ATLANTA - One Midtown Atlanta man knows first-hand how painful it is to be diagnosed with cancer.
So Tom Willner began to write his feelings in a journal to help him cope. Little did he know, what he scribbled in that notebook would become a powerful tool to help healthcare workers provide better care for their patients.
It all started the moment Tom’s doctor told him he had testicular cancer. Everything around him became a blur. He could no longer concentrate on the important information he was getting.
“Once it hits you that you are dealing with your own mortality, everything sort of fades out and I was just focused on that. I didn't know what I was going to do," said Willner.
“I thought writing in my journal might be a way for me to deal with what you can imagine is some pretty heavy stuff,” he said.
Before Tom even realized what was happening, the musical “Turning Thirty” was born.
“I opened my journal and I wrote the name of the play, and I wrote the names of characters and the songs. And it just started to flow out from there.”
Anne McSweeney runs a company called CEU Concepts and heard about Tom’s play. She recruited him to perform at her medical conferences, where doctors, nurses and social workers earn credits to maintain their professional licenses.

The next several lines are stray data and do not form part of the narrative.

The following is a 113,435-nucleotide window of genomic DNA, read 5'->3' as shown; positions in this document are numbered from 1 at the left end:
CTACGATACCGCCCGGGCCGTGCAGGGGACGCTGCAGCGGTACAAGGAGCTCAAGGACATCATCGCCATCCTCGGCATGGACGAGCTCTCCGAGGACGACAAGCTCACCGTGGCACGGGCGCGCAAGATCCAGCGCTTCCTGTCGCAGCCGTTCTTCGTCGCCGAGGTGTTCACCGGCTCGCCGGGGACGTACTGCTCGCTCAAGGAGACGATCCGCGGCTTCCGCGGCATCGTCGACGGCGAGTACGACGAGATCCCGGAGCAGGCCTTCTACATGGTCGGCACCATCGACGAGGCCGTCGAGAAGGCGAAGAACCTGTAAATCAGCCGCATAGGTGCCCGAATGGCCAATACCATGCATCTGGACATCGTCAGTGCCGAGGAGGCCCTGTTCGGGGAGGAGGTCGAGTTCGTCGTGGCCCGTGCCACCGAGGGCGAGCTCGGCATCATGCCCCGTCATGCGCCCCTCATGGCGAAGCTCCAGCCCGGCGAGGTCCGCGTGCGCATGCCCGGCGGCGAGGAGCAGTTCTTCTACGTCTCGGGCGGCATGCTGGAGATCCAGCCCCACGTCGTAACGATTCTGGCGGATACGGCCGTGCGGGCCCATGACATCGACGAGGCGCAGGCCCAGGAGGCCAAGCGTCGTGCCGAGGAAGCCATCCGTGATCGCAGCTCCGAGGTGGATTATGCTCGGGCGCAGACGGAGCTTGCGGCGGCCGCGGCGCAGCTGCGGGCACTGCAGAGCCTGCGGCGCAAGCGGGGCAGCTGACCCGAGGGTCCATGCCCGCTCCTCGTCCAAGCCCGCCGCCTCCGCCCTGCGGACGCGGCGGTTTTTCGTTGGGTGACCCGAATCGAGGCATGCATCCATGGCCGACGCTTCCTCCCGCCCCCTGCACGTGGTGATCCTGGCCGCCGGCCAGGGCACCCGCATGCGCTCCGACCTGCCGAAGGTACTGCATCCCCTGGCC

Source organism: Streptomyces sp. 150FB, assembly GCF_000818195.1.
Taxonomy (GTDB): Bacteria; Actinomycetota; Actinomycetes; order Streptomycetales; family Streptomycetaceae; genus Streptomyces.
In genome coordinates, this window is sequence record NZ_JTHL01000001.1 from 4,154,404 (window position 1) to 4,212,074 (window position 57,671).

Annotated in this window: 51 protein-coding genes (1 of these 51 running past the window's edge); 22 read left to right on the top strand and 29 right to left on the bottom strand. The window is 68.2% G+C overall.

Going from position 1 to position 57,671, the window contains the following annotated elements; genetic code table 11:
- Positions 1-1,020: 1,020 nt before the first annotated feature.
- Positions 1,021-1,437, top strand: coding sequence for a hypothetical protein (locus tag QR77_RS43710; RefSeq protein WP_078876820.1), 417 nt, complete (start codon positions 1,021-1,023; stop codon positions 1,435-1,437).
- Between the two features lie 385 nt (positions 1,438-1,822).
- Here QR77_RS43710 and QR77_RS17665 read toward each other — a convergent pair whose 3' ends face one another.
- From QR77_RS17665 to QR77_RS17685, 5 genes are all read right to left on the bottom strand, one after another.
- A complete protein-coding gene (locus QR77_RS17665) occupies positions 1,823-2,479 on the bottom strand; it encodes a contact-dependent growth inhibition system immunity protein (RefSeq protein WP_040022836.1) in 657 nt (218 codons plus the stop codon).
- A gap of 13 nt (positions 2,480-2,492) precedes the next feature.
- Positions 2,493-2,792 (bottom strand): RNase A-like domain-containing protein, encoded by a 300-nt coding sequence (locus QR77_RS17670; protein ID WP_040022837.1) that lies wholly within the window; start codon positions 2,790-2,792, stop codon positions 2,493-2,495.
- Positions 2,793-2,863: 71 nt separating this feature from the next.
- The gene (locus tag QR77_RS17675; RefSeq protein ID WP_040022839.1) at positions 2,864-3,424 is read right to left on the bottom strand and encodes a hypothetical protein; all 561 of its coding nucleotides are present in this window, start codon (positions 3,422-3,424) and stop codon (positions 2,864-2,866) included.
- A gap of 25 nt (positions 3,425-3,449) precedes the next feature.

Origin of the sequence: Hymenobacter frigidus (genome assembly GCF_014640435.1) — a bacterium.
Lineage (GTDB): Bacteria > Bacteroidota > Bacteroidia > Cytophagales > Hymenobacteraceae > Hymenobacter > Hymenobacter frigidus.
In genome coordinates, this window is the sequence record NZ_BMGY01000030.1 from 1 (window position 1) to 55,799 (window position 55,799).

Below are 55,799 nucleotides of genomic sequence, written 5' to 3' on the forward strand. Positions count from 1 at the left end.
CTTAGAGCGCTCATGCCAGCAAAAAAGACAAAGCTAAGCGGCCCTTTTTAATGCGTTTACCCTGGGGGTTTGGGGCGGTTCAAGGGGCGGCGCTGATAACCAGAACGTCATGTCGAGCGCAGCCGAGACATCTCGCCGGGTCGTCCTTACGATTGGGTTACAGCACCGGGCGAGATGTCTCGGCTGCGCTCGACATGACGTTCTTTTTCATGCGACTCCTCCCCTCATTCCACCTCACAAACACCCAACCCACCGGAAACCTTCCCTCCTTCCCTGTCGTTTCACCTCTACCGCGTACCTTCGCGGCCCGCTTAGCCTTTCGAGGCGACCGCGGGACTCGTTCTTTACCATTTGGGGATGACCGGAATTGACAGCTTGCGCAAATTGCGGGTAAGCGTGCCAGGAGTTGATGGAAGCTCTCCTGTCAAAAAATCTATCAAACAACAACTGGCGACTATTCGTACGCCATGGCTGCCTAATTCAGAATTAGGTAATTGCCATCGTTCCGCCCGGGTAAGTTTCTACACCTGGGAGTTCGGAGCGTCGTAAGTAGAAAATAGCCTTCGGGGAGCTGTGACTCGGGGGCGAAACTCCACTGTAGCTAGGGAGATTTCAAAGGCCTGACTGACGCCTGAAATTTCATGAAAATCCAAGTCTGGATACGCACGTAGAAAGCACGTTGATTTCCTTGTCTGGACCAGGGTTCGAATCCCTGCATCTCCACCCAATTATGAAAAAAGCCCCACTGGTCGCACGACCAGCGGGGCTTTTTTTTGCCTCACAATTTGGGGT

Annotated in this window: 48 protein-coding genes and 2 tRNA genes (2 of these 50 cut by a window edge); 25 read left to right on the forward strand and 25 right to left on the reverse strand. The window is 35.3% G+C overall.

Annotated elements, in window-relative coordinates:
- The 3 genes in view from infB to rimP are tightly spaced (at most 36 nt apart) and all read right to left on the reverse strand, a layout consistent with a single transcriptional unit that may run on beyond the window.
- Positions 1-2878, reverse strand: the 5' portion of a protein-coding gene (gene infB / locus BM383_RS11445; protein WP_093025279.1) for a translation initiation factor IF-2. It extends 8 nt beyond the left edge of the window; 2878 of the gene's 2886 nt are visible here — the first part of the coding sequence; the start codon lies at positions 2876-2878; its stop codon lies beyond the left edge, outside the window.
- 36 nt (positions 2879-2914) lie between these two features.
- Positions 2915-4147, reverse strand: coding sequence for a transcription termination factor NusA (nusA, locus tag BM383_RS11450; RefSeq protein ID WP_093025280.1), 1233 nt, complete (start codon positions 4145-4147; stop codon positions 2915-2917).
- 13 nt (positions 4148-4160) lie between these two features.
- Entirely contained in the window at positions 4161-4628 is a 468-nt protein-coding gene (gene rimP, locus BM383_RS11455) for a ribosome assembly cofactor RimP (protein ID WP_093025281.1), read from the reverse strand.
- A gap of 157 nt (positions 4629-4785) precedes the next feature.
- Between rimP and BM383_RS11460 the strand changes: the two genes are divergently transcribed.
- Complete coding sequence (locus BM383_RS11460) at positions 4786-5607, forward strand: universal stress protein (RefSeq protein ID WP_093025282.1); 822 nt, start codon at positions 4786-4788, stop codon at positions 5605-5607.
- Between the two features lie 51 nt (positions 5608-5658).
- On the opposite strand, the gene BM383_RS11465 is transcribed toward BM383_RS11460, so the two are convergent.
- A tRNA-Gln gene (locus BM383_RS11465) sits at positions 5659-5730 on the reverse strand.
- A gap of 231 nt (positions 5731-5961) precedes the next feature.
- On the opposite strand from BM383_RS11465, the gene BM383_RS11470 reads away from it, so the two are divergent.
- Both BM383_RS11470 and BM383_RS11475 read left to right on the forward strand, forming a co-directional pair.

“Tom’s play is a great tool for learning because it's from the patient's perspective. He shows you the ups, the downs, the good, the bad and just the raw truth of the whole cancer experience," said McSweeney. "It’s powerful.”
Tom’s musical generates discussion, making the conferences more engaging then the ones McSweeney remembers attending as a young social worker.
"As you can imagine, I would be going to some of these 6 or 7 hour seminars that were long and boring. A presenter would talk at you for the entire time and you are not really taking as much away as you potentially could," she said.
Tom hopes his musical inspires workers to make small adjustments to their daily routines, like realizing that any information given to patients in the devastating moments after a cancer diagnosis will likely need to be repeated.
“Anything a doctor or nurse could do to help patients know the right questions to ask, and then answer those, would be beneficial," said Willner.
Tom also would like to help make cancer treatment more streamlined.
“Every little step of the process involved making a new appointment, going to some other specialist, going to another location, take a test over here, wait another week before you get to your doctor again," he said. "I kind of feel like there were very few people who knew the big picture."
"Ultimately I would love it if after seeing this show, and talking about it, they would be able to really improve outcomes for people," he added.
Just last week, the play had its national debut.
Tom and Anne were chosen to present at a prestigious medical conference in San Diego, The World Congress of Continuing Professional Development.